That renovation involved - removal of thistles and wild mustard, both of which have been tenacious and invasive.  I laid down newspaper or cardboard, torn such that water can seep through, but hoping that weeds and grasses will mostly be smothered.  I removed most of the bearded irises  - ugly about 90% of the year, and too welcoming to grass weeds.  I planted divided sedums, sempervivums that I had been growing in old iris beds as a ground cover, kept daylilies and divided some, kept helleborus and some sedum in place, planted crocosmia that I divided from the old place, moved poppy roots, with dormant top, and added lambs ears - Stachys byzantina, and echinacea varieties, both of which were on the almost-dead table at Fred Meyer and Home depot, on deep sale.  These were root bound, so I cut off the winding roots, cut slits into the root ball, planted and watered in.  They perked up and look much better now.  I deep-mulched with tree arborist chips.   The border still needs some river-rock for the edge / pathway, but is almost done.

The goal is a bed with very reduced maintenance, mostly drought tolerant plants but that respond to some care, mostly deer and rabbit tolerant plants, at a very low cost.  The only new plants were deep sale with some need for TLC.

Sourdough Pizza with peppers, cayennes, and onions.  9.21.16
Meanwhile, with so many tomatoes and peppers, I've been trying to find ways to eat them.  This sourdough pizza came out pretty good.   The sourdough crust used my usual starter, with just flour, water, and salt, no other additives.  These are Nikita peppers (green) and cayennes (red) - really tasty.

Saturday, September 03, 2016

Late Summer in the Kitchen Garden, 9.3.16



Lots of Peppers, tomatoes, and some okra.  Very happy with the yields this season.

Radishes, Chinese Cabbage, Daikon and Chinese Radishes.  Planted late July in space left when storage onions and potatoes were harvested.

Turnips, radishes, broccoli, and kohlrabi.  These need thinning now.


Okra plants still looking good.  Yield is not high, but a lot better than nothing.

Perennial Seedlings. 9.3.16

So far, we have germination of most of the hibiscus, a few Echinacea, and a few Asclepius.  Lychnis and Rudbeckia may have some germinating seeds, or they may be weeds.  Interesting to watch.

Friday, September 02, 2016

Pumpkins, Squashes, Indian Corn. 9.2.16

Fall rains have started, so  I a starting to harvest winter squashes,pumpkins, and Indian corn
The squashes in top photo are Spaghetti squash, 

The yellow squash is a spaghetti squash.  There are any more.  The pink warty pumpkins are Galeux D'Eysines.  The small orange one is the smallest of Rouge Vif D'Etampes


Some of the painted Mountain Indian Corn.  So beautiful.

The big pumpkin is Golias.  there is also a smaller one.



One of the Pink Banana squashes and one of the Rouge Vif D'Etampes pumpkins.  The stems are not yet woody so I didn't harvest yet.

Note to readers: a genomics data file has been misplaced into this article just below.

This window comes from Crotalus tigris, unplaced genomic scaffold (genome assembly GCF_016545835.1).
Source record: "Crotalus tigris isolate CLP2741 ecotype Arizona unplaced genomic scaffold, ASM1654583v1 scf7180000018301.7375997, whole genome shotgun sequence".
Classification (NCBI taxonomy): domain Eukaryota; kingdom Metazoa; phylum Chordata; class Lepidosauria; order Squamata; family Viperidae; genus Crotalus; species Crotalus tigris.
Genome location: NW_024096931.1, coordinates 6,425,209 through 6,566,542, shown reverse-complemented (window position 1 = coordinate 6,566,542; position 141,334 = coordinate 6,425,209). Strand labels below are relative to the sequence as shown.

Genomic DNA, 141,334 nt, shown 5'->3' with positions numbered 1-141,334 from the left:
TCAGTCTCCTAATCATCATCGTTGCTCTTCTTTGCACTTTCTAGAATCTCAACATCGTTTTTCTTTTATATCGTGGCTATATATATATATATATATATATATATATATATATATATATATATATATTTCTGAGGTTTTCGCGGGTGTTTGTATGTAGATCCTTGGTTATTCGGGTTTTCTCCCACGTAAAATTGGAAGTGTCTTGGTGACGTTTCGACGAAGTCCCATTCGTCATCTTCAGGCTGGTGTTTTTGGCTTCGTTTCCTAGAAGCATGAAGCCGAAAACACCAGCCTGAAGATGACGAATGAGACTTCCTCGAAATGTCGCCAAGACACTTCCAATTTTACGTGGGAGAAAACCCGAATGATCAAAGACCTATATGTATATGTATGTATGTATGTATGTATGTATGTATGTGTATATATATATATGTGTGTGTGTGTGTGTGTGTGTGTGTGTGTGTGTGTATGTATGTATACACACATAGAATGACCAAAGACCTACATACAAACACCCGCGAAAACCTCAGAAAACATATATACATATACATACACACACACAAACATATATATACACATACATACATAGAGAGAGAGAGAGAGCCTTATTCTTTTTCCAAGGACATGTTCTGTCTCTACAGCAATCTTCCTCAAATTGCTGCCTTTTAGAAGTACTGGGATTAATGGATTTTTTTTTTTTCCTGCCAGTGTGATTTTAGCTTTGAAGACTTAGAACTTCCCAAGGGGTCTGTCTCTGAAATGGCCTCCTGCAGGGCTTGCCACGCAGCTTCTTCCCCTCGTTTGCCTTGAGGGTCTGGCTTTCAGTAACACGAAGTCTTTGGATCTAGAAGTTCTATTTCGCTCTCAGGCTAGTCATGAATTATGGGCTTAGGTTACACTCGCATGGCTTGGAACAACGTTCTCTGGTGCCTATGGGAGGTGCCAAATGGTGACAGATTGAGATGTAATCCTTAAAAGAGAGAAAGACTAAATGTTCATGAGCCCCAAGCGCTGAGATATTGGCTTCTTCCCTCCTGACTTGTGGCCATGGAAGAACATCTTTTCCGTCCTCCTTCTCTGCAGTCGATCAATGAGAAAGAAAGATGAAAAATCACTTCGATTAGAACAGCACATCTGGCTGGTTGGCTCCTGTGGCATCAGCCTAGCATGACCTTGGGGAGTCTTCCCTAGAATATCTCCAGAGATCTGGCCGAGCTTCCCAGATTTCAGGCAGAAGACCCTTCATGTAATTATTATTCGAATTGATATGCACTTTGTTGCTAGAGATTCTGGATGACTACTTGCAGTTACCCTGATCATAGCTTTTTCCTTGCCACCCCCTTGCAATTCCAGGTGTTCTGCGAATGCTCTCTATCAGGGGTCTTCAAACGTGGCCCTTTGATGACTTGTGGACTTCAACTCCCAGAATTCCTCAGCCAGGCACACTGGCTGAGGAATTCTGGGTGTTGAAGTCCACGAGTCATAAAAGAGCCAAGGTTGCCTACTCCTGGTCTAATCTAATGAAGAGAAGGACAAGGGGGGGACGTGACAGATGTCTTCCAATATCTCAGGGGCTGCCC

Sunday, August 28, 2016

Resurrected Chinese Beans. 8.28.16

 We've had sveral meals from these Cinese bean seeds that I resurrected from packets in the 6 to 10 year old range, maybe older.  There seem to be 3 types.  The wider ones were what we remembered from the past.  Wuote delicious, stir fried i  the Northeast Chinese way with potatoes.  Tradition calls for pork but I am vegetarian, and I think their flavor as is, is great

The intent is to save pods from each type.  Beans normally pollinate within the flower, so may grow true.  I would not be surprised, if they dont.  I will label plants of each type for sed saving, so that I can segregate them next year.  Red/pale, Red/green, and Black/green.

Not bad.  Even though initial germination of tne old seeds was only about 20%, we got a lot of beans in the end, and vigor, for most, was great.

Saturday, August 27, 2016

You CAN Grow Okra in Southwest Washington State. 8.27.16

Top photo is today, lower photo is yesterday.   The short fat pods are the Star of David cultivar.  The longer, thinner pods are the Baby Bubba hybrid.

It's true, this Spring was unusually hot.  I didn't think they would grow and did not invest much effort in these at first - planted in ground, in rows.  When they started growing, I became more interested, thinned the plants, provided fencing for animal predation protection.  

My failures this year, were okra plants that I grew indoors and set out in the garden. They failed to thrive, and died - I think it was too early, and on top of that rabbits ate them  .

In the top photo, thete are 3 large pods and one small malformed pod.  The top three were hand pollinated, using a paintbrush.  i left the flower for the other one, to its own devices and local insects.  I dont think the insects here are pollenizers for okra.  The only flowers that have formed pods, are ones that I pollinated.

There are lots more flower buds.  Cool weather ahead may limit bearing, but at the moment i'm very happy.


Tuesday, August 23, 2016

Late Summer Planting Perennial Seeds. 8.21.26

These are perennals for next year if they grow.  I bought seeds for Echinacea - both the wildflower species and the hybrid "Warm summer".  The hybrid had all of 10 seeds in the packet, but I don't need more than that anyway.  There is also hybrid  Lychnis, unnamed Rudbeckia species, Asclepias tuberosa, and a hybrid perennial hibiscus.

I could have planted these in the garden row, but containers give me something to putter with, and I don't have to decide whether germinating seedlings are weeds vs. ornamentals.   The seedling medium is old but hopefully sterile.

Most of these should germinate in 2 to 4 weeks.  It's warm to hot outside, so not using a warming mat.